ACKNOWLEDGMENTS xi consultation were provided by Charles A. Nelson, chair of the John D. and Catherine T. MacArthur Foundation and James S. McDonnell Foundation Research Network on Early Experience and Brain Development, who served as a formal liaison to the committee. In addition to formal workshops, a number of individuals were invited to make presentations and participate in discussions at committee meetings. In December 1998, H. Hill Goldsmith, University of Wisconsin at Madi- son, Kathleen R. Merikangas, Yale University, and David Reiss, George Washington University Medical Center, participated in a panel on the ge- netics of early development, which informed the committee about cutting- edge research on a range of issues in this area. In July 1999, Joseph Campos, University of California at Berkeley, addressed the interplay of experience and early brain development, and Robert LeVine, Harvard Uni- versity, spoke about the promise of cross-cultural research, the symbiotic development of individuals and societies, and the importance of integrating knowledge and research methods from a variety of disciplines. A number of experts assisted the committee by responding in writing to questions about the relations among culture, early childhood development, and early interventions. We are grateful to the following individuals for their thoughtful comments on this issue: Catherine Cooper, University of California at Santa Cruz; Doris Entwisle, Johns Hopkins University; An- drew Fuligni, New York University; Harriette McAdoo, Michigan State University; Suzanne Randolph, University of Maryland at College Park; Diana Slaughter-Dafoe, University of Pennsylvania; Paul Spicer, University of Colorado Health Sciences Center; Ruby Takanishi, Foundation for Child Development; and Thomas Weisner, University of California at Los Angeles. We would also like to thank Thomas Cook and Ken Howard, North- western University, for sharing their expertise in intervention methods and for helping the committee examine research and evaluation methods in depth. Shortly after the initiation of the study process, the committee inter- viewed a broad cross-section of individuals involved in early childhood policy and service delivery (in contrast to research) to ensure that the final report would be responsive to the issues that practitioners and local and state government officials are dealing with every day. We are grateful to the following people for taking the time to share their expertise: Douglas Baird, Associated Day Care Services; Hedy Chang, California Tomorrow; Veronica Feeg, George Mason University; Andrea Genser, Center for Ca- reer Development in Early Care and Education, Wheelock College; Stacie Goffin, National Association for the Education of Young Children; Dou- glas Howard, Family Independence Agency, State of Michigan; Elizabeth Iida, SRI International; Barbara Ferguson Kamara, Office of Early Child-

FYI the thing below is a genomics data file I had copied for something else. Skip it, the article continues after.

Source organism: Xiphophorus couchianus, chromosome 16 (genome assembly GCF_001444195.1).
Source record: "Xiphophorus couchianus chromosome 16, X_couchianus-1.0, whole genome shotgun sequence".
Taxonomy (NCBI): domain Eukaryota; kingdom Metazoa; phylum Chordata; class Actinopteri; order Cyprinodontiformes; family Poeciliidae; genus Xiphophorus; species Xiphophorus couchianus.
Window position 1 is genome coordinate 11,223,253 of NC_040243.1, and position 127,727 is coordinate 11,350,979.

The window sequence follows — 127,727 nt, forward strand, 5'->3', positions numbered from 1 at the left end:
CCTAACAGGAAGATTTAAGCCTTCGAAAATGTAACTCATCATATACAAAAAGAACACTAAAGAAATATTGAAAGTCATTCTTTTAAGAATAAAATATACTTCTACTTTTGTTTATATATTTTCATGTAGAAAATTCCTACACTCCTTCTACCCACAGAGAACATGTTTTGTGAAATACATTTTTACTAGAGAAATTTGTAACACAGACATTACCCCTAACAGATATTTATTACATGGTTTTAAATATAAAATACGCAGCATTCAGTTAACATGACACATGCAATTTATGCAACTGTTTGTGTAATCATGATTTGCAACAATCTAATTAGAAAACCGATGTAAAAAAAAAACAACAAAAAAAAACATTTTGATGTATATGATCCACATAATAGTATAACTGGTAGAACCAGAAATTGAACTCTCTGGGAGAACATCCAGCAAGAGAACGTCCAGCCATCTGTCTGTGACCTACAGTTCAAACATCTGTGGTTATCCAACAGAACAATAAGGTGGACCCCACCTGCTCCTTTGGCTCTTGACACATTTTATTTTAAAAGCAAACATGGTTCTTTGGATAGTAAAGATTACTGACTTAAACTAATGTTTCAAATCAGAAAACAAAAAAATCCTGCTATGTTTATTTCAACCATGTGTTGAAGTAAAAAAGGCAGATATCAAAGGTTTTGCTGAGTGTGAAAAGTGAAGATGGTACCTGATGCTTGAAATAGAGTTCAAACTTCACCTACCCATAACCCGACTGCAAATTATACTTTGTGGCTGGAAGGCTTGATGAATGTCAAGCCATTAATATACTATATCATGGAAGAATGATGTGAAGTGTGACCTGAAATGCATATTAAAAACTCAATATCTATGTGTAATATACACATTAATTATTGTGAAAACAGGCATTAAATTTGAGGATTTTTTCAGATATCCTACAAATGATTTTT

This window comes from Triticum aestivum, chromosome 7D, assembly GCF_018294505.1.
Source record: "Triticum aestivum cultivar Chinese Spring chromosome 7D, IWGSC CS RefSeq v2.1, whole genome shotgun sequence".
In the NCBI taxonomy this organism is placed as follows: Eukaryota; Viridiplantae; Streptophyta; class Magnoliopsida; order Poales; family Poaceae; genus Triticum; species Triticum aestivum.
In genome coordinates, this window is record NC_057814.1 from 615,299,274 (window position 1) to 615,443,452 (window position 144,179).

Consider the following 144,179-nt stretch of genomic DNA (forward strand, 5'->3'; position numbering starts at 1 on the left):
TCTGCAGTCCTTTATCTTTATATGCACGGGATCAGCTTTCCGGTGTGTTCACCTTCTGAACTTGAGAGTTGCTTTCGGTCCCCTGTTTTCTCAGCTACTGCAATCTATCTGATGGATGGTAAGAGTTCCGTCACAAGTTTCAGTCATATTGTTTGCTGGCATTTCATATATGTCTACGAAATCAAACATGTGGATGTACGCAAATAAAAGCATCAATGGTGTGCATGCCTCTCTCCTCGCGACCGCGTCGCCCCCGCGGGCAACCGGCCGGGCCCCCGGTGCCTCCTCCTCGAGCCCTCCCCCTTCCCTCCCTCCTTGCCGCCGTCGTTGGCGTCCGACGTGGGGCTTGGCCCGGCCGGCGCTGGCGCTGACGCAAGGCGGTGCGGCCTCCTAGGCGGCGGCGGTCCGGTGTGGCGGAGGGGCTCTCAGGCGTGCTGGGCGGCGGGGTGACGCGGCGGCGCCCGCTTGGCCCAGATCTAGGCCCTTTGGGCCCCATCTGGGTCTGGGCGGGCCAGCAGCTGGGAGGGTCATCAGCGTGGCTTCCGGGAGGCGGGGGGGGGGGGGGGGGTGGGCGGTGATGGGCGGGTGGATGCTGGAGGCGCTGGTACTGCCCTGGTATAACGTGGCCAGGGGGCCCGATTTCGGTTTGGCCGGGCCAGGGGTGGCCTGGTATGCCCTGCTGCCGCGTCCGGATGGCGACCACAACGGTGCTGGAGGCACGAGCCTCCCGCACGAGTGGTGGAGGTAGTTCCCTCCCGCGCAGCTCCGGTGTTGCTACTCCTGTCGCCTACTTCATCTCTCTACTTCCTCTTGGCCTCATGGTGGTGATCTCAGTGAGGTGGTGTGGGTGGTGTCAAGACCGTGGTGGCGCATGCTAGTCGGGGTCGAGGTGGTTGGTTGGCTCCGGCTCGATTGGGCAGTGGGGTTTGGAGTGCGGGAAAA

xii ACKNOWLEDGMENTS hood Development, District of Columbia Department of Human Services; Andrew Kennedy, Los Angeles County Office of Education; Joan Lombardi, Child and Family Policy Specialist, formerly with the Child Care Bureau of the U.S. Department of Health and Human Services; Matthew Melmed, Zero to Three: National Center for Infants, Toddlers and Families; Cheryl Mitchell, Vermont Agency of Human Services; Karabelle Pizzigatti, Child Welfare League of America; Calvin Sia, Hawaii Medical Association; Jolene Smith, Santa Clara County, Social Services Agency; Valora Washington, Unitarian Universalist Service Committee; and Barry Zuckerman, Boston Medical Center. We are grateful to the following people for reviewing our syntheses of research on a variety of topics: Geraldine Dawson, University of Washing- ton, for reviewing the section on maternal depression; Michael Georgieff, University of Minnesota Hospital, and Sandra Jacobson, Wayne State Uni- versity, for their careful reading and feedback on early versions of Chapter 8, The Developing Brain; Lawrence Hirschfeld, University of Michigan, for clarifying our representation of his work on preschoolers’ conceptualization of race; Tama Leventhal, Columbia University, for her assistance with the literature on continuity of care and turbulence; Kenneth Rubin, University of Maryland, Willard Hartup, University of Minnesota, and Carollee Howes, University of California at Los Angeles, for reviewing early drafts of Chapter 7, Making Friends and Getting Along with Peers; Delia Vazquez, University of Michigan Medical School, and Seymour Levine, University of California at Davis, for reviewing the section on neuropeptides; and Steven Warren, Vanderbilt University, for reviewing a portion of Chapter 6, Com- municating and Learning. Dozens of scientists provided articles, papers, chapters, and books. We are most appreciative of the generous responses to requests for information that we received from: Lynette Aytch, University of North Carolina at Chapel Hill; John Barks, University of Michigan; Cathryn Booth, Univer- sity of Washington; Mary Bowler, U.S. Bureau of Labor Statistics; Sandra Calvert, Georgetown University; Harry Chugani, Wayne State University; James Connor, Pennsylvania State University; E. Mark Cummings, Univer- sity of Notre Dame; Geraldine Dawson, University of Washington; Barbara Devaney, Mathematica Policy Research, Inc.; Susan Dickstein, Brown Uni- versity; JoAnn Farver, University of Southern California; Marc Fey, Univer- sity of Kansas Medical Center; Daniel Goldowitz, University of Tennessee; Mari Golub, University of California at Davis; John Hewitt, University of Colorado at Boulder; Jay Hirschman and colleagues, U.S. Department of Agriculture; Myron Hofer, Columbia University; Carollee Howes, Univer- sity of California at Los Angeles; Aletha Huston, University of Texas at Austin; Mark Innocenti, Utah State University; Sandra Jacobson, Wayne State University; Mark Johnson, Birkbeck College, University of London;